A three-person panel speaking in late June to a modest audience at Kepler's bookstore in Menlo Park presented some simple-sounding but challenging approaches to Palo Alto's nagging fear of being a "suicide contagion" capital.
The panel focused not on suicide but on "positive contagions" that are as (or more) powerful than negative contagions — including a "contagion of hope" that leads people to personal happiness, positive relationships and redefining "success," long a driving force in Palo Alto and the broader Silicon Valley region.
The "suicide" label was applied to Palo Alto nationally after several Gunn High School students died by suicide on the train tracks over a several-year period. There had been two earlier train suicides of Palo Alto High School students and others dating back decades. Suicides from other causes were not publicly known.
But the relatively tight cluster of Gunn students grabbed attention nationally and triggered a deep level of soul-searching among students, parents, teachers, school officials and citizens. The immediate responses were to create a Project Safety Net group and install "track watchers" at the rail crossings, specifically the East Meadow crossing. Deeper responses included programs at Gunn to encourage students and teachers to be more concerned about and caring toward each other.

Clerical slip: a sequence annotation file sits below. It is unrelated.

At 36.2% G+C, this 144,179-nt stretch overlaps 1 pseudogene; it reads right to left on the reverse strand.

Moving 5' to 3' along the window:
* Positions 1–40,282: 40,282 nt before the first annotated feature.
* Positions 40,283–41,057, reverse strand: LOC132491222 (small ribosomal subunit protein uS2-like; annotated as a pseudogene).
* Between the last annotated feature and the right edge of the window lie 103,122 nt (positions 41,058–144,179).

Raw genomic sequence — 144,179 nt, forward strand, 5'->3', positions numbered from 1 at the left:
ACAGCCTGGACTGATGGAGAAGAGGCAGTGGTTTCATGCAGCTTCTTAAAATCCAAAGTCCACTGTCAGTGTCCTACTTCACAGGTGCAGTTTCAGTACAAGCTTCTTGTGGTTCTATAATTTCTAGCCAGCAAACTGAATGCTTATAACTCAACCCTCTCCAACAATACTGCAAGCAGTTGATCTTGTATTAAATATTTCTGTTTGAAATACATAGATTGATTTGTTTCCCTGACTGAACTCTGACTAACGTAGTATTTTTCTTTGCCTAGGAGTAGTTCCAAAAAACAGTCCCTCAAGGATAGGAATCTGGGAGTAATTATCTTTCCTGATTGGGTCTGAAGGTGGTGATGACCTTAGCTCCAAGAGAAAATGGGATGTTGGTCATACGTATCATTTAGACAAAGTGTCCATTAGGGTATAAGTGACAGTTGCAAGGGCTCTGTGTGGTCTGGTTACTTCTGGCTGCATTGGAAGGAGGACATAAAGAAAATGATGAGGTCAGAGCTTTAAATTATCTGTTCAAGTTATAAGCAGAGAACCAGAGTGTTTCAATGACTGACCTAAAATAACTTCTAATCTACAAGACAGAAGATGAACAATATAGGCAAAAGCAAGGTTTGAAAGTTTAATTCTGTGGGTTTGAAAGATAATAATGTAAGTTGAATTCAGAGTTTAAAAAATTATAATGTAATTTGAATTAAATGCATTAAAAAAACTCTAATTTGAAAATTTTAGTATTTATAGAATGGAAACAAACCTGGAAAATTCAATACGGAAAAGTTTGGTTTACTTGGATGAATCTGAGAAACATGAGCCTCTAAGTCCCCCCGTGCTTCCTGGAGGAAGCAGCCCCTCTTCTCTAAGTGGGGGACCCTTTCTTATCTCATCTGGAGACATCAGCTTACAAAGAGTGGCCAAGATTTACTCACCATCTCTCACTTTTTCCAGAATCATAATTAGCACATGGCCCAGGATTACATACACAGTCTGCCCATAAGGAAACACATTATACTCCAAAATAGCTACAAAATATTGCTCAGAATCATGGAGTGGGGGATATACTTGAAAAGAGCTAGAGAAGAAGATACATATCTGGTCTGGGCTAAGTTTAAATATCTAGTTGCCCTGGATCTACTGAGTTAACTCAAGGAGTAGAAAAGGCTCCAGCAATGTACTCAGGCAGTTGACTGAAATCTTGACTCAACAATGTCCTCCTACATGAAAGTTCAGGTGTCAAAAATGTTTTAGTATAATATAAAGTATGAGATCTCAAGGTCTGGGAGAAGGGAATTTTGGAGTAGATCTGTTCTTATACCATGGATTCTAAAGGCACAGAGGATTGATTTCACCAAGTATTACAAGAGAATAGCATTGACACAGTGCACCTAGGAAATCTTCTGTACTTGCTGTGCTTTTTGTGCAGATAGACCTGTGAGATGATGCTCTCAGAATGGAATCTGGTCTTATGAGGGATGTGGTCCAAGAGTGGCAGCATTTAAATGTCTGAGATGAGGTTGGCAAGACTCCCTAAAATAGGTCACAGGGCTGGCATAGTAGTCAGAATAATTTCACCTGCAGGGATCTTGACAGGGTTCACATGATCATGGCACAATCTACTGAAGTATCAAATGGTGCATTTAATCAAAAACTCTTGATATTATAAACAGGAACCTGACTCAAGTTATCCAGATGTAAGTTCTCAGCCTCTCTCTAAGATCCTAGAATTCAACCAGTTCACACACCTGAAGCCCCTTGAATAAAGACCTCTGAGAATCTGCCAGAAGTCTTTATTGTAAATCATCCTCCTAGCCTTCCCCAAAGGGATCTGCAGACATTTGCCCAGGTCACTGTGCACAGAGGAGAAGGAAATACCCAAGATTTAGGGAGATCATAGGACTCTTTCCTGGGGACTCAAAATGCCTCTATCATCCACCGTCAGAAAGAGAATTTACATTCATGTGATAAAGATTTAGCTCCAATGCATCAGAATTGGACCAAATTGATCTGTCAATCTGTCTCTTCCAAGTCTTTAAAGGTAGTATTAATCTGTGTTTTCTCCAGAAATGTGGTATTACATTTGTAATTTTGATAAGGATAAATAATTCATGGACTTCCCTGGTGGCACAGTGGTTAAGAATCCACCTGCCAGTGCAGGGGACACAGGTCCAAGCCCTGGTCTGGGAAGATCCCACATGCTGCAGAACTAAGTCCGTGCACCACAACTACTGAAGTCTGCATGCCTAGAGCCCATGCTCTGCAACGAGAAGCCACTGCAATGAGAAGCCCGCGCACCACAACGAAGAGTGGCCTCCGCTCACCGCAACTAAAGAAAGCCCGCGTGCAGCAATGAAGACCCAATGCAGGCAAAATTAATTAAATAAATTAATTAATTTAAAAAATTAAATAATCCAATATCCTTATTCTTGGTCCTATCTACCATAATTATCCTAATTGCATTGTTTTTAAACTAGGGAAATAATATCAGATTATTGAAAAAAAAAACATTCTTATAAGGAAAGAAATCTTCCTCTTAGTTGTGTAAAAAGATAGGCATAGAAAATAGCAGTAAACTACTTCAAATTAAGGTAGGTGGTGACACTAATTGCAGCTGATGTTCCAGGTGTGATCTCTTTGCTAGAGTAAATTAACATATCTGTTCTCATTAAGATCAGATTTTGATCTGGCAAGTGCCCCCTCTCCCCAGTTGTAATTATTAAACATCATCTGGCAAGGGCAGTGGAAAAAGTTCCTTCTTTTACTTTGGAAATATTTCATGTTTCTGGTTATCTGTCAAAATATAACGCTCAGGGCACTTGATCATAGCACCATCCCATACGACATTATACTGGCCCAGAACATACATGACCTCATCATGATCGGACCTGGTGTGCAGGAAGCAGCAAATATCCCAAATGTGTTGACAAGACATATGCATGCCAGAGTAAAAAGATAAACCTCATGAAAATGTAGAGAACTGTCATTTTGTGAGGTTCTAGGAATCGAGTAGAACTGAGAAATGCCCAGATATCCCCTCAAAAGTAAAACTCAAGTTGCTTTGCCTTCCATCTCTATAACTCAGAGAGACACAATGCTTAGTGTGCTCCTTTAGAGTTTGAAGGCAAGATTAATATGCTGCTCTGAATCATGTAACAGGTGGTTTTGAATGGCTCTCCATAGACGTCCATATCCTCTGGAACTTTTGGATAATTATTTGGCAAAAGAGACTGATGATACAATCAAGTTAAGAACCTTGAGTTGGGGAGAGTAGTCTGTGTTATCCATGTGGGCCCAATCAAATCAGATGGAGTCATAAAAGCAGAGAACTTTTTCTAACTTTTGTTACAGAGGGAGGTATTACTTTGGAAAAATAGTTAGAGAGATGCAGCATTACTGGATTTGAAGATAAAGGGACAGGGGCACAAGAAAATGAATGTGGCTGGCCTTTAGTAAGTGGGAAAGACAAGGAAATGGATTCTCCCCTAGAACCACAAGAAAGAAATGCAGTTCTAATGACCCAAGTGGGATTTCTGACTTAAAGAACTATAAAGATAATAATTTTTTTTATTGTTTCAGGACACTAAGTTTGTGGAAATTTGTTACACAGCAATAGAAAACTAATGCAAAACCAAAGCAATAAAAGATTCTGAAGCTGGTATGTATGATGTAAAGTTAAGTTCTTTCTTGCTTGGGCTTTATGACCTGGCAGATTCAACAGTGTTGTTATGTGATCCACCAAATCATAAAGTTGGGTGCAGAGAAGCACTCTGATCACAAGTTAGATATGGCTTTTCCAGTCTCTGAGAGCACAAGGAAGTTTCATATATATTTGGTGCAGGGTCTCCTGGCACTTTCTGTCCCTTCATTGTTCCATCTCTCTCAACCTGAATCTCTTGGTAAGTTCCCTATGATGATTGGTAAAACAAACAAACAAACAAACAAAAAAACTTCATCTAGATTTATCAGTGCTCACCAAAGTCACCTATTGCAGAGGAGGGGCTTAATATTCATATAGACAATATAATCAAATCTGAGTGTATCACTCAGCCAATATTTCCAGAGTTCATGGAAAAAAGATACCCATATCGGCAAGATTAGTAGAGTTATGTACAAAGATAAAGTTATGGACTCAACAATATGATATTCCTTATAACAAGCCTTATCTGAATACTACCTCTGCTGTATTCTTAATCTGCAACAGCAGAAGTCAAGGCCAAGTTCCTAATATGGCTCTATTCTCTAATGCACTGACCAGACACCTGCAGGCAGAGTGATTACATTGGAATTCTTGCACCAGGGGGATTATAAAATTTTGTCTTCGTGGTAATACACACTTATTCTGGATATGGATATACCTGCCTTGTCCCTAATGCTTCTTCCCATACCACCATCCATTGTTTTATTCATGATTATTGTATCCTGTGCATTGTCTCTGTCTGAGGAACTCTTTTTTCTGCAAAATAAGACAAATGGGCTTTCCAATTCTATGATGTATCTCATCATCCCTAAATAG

The Kepler's panel launched a new book by Palo Alto resident Lee Daniel Kravetz, titled: "Strange Contagion: Inside the surprising science of infectious behaviors and viral emotions and what they tell us about ourselves." It was his first presentation of what will be a national book tour for the book. Kravetz had a career as a freelance science writer and has a master's degree in psychology on top of a bachelor's degree in journalism. An earlier book, published in 2014, is "Supersurvivors: The surprising link between suffering and success," which he co-authored.
Kravetz moved to Palo Alto in 2009. At Kepler's he led off by reading from the beginning of his new book: an account of how he and his wife, expecting their first child, were unpacking in their new second-story apartment when a commotion of sirens and jammed traffic outside caught their attention. It was the first of the Gunn suicides, they discovered when they later checked an online news story.
The other Kepler's panelists were Palo Altan Julie Lythcott-Haims, who had children in Palo Alto schools and served as the panel's moderator; and Ronen "Roni" Habib, who teaches social studies and technology at Gunn. Following several suicides, Habib created a new "positive psychology" class — an approach that now is spreading nationally with teens, teachers and parents through an organization he also founded, EQ Schools, featured in 2015 in a TED Talk.
Lythcott-Haims, a former dean of freshmen at Stanford University, is widely known for her book, "How to Raise an Adult: Break free of the overparenting trap and prepare your kid for success." She opened with recalling the reaction in Palo Alto to the suicides, noting that while "no one was trying to be sensational about the tragedies, everyone was hungry to try to figure out what we can do" about the then-pervasive "feeling of hopelessness and helplessness" that swept through the community.